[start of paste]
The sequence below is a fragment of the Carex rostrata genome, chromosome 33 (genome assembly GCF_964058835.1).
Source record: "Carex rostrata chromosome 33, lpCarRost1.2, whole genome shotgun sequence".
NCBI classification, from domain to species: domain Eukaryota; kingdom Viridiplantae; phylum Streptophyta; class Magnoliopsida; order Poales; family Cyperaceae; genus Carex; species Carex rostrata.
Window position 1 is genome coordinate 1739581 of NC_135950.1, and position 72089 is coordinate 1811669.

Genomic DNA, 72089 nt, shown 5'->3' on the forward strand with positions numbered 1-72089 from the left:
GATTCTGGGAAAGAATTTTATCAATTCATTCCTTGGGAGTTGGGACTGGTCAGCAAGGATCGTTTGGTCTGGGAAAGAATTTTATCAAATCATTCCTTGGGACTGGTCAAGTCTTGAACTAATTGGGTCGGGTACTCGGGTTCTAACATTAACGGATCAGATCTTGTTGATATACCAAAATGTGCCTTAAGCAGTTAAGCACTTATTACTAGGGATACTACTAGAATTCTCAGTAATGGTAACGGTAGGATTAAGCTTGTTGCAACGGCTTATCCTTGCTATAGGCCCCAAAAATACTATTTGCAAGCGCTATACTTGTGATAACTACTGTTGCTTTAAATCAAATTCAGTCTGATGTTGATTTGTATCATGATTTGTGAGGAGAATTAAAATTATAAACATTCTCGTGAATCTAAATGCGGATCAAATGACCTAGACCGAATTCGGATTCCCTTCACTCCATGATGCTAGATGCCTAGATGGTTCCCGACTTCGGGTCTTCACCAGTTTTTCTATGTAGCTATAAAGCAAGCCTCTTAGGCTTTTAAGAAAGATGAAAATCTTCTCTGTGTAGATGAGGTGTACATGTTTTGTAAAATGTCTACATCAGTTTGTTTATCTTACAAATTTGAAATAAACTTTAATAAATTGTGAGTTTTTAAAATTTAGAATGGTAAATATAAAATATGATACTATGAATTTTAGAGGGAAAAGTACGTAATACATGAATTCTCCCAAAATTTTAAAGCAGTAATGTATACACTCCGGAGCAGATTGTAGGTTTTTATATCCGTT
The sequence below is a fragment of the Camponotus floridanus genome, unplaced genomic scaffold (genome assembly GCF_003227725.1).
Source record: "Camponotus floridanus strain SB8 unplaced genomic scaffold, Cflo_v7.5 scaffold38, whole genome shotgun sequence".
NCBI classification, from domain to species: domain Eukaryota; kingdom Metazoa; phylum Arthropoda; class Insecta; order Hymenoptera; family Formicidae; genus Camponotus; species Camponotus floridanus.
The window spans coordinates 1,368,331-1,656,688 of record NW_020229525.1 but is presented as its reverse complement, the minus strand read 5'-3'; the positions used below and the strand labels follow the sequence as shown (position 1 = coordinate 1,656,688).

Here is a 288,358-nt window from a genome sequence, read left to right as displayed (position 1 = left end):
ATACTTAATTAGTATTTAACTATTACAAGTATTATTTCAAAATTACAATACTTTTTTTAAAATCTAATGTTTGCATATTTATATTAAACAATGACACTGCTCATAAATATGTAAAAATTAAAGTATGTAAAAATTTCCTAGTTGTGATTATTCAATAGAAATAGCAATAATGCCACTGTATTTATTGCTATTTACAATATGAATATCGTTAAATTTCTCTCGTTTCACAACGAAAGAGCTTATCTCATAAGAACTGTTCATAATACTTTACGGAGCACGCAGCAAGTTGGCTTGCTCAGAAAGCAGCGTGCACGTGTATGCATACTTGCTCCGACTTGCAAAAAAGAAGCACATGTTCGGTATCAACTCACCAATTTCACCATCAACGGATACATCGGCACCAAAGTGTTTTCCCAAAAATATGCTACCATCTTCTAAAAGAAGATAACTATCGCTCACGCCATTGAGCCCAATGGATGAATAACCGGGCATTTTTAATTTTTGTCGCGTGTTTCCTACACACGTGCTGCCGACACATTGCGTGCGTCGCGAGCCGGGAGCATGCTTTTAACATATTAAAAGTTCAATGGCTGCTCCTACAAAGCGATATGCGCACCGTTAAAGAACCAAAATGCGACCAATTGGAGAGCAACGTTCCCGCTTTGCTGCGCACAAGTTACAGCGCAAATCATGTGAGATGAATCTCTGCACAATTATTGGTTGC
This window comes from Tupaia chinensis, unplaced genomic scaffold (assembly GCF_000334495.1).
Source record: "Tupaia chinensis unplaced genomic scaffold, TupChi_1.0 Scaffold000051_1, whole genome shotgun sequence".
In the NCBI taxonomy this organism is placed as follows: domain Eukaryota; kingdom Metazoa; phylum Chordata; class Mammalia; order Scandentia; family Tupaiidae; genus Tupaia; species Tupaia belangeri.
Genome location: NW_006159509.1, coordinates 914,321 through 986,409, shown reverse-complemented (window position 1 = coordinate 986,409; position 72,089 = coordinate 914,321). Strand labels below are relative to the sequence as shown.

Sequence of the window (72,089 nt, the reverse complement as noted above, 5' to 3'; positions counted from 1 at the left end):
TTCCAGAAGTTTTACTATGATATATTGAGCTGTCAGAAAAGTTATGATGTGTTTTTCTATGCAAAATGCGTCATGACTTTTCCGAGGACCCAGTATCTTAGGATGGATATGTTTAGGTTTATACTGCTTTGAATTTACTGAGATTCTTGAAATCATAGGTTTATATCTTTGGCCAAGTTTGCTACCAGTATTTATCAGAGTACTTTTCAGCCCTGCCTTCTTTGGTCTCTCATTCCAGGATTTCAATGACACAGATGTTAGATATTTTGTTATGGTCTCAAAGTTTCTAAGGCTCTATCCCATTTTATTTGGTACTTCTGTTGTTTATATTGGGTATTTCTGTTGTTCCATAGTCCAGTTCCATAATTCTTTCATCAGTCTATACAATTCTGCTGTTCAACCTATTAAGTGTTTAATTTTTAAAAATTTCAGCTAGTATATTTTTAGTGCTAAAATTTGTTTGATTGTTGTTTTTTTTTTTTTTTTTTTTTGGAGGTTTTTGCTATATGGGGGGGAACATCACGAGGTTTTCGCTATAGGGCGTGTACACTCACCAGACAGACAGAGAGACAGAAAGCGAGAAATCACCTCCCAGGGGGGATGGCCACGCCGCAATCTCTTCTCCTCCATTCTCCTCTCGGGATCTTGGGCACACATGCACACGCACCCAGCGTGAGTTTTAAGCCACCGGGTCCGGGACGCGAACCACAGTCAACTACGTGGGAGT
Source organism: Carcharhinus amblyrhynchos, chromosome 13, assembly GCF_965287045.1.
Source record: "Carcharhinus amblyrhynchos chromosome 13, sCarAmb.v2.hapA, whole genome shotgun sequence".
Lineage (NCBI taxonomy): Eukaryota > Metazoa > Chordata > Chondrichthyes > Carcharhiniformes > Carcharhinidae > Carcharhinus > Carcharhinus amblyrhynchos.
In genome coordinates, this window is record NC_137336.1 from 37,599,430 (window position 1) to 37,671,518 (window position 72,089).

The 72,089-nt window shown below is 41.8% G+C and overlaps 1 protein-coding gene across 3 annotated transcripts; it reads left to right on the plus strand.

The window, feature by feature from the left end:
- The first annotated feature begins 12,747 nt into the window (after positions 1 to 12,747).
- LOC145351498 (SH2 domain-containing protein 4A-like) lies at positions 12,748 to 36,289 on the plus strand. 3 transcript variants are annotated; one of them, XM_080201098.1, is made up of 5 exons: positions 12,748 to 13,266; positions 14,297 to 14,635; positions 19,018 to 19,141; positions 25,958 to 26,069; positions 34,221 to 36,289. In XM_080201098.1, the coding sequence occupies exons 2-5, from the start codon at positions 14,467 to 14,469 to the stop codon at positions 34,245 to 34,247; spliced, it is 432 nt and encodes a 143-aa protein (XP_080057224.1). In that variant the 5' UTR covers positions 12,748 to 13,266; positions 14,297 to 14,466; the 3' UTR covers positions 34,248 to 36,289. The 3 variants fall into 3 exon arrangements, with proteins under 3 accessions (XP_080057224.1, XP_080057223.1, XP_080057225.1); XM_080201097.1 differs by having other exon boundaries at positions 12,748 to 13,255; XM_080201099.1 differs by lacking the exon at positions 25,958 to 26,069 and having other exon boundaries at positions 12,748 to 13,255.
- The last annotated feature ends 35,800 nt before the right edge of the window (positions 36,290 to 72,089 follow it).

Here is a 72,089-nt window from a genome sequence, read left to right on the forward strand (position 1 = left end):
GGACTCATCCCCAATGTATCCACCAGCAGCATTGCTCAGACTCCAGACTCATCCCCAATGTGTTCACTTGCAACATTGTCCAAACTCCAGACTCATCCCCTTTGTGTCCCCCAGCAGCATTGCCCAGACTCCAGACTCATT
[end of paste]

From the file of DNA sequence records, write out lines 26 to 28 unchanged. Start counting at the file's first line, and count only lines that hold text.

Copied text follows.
- LOC145351498 (SH2 domain-containing protein 4A-like) lies at positions 12,748 to 36,289 on the plus strand. 3 transcript variants are annotated; one of them, XM_080201098.1, is made up of 5 exons: positions 12,748 to 13,266; positions 14,297 to 14,635; positions 19,018 to 19,141; positions 25,958 to 26,069; positions 34,221 to 36,289. In XM_080201098.1, the coding sequence occupies exons 2-5, from the start codon at positions 14,467 to 14,469 to the stop codon at positions 34,245 to 34,247; spliced, it is 432 nt and encodes a 143-aa protein (XP_080057224.1). In that variant the 5' UTR covers positions 12,748 to 13,266; positions 14,297 to 14,466; the 3' UTR covers positions 34,248 to 36,289. The 3 variants fall into 3 exon arrangements, with proteins under 3 accessions (XP_080057224.1, XP_080057223.1, XP_080057225.1); XM_080201097.1 differs by having other exon boundaries at positions 12,748 to 13,255; XM_080201099.1 differs by lacking the exon at positions 25,958 to 26,069 and having other exon boundaries at positions 12,748 to 13,255.
- The last annotated feature ends 35,800 nt before the right edge of the window (positions 36,290 to 72,089 follow it).

Here is a 72,089-nt window from a genome sequence, read left to right on the forward strand (position 1 = left end):